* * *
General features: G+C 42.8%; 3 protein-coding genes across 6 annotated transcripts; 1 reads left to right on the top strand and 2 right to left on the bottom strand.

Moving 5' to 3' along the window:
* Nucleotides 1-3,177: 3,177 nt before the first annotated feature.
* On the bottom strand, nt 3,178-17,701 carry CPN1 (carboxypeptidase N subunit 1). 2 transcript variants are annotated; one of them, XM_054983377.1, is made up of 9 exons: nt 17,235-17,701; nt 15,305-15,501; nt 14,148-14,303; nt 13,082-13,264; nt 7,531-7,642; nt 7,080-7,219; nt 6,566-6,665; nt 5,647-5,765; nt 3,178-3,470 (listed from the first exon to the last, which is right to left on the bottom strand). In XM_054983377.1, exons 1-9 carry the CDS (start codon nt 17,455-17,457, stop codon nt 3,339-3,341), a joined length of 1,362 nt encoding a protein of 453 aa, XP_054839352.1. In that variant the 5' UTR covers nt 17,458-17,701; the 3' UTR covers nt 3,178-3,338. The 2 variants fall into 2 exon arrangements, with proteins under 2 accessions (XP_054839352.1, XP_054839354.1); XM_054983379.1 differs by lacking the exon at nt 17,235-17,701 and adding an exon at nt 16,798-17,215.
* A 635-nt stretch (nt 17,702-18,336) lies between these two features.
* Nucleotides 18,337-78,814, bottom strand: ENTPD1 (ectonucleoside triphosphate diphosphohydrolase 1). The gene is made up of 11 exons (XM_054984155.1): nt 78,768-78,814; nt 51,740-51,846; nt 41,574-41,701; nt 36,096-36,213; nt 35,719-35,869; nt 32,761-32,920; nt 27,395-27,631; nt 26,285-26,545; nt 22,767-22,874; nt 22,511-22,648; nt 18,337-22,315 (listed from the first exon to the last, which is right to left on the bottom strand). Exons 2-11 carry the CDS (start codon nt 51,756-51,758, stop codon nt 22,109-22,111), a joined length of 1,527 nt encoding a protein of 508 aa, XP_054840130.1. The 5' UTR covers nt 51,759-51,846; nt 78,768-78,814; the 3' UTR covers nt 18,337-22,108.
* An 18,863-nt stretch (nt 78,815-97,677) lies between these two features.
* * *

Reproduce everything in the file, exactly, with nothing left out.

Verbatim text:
General features: G+C 42.8%; 3 protein-coding genes across 6 annotated transcripts; 1 reads left to right on the top strand and 2 right to left on the bottom strand.

Moving 5' to 3' along the window:
* Nucleotides 1-3,177: 3,177 nt before the first annotated feature.
* On the bottom strand, nt 3,178-17,701 carry CPN1 (carboxypeptidase N subunit 1). 2 transcript variants are annotated; one of them, XM_054983377.1, is made up of 9 exons: nt 17,235-17,701; nt 15,305-15,501; nt 14,148-14,303; nt 13,082-13,264; nt 7,531-7,642; nt 7,080-7,219; nt 6,566-6,665; nt 5,647-5,765; nt 3,178-3,470 (listed from the first exon to the last, which is right to left on the bottom strand). In XM_054983377.1, exons 1-9 carry the CDS (start codon nt 17,455-17,457, stop codon nt 3,339-3,341), a joined length of 1,362 nt encoding a protein of 453 aa, XP_054839352.1. In that variant the 5' UTR covers nt 17,458-17,701; the 3' UTR covers nt 3,178-3,338. The 2 variants fall into 2 exon arrangements, with proteins under 2 accessions (XP_054839352.1, XP_054839354.1); XM_054983379.1 differs by lacking the exon at nt 17,235-17,701 and adding an exon at nt 16,798-17,215.
* A 635-nt stretch (nt 17,702-18,336) lies between these two features.
* Nucleotides 18,337-78,814, bottom strand: ENTPD1 (ectonucleoside triphosphate diphosphohydrolase 1). The gene is made up of 11 exons (XM_054984155.1): nt 78,768-78,814; nt 51,740-51,846; nt 41,574-41,701; nt 36,096-36,213; nt 35,719-35,869; nt 32,761-32,920; nt 27,395-27,631; nt 26,285-26,545; nt 22,767-22,874; nt 22,511-22,648; nt 18,337-22,315 (listed from the first exon to the last, which is right to left on the bottom strand). Exons 2-11 carry the CDS (start codon nt 51,756-51,758, stop codon nt 22,109-22,111), a joined length of 1,527 nt encoding a protein of 508 aa, XP_054840130.1. The 5' UTR covers nt 51,759-51,846; nt 78,768-78,814; the 3' UTR covers nt 18,337-22,108.
* An 18,863-nt stretch (nt 78,815-97,677) lies between these two features.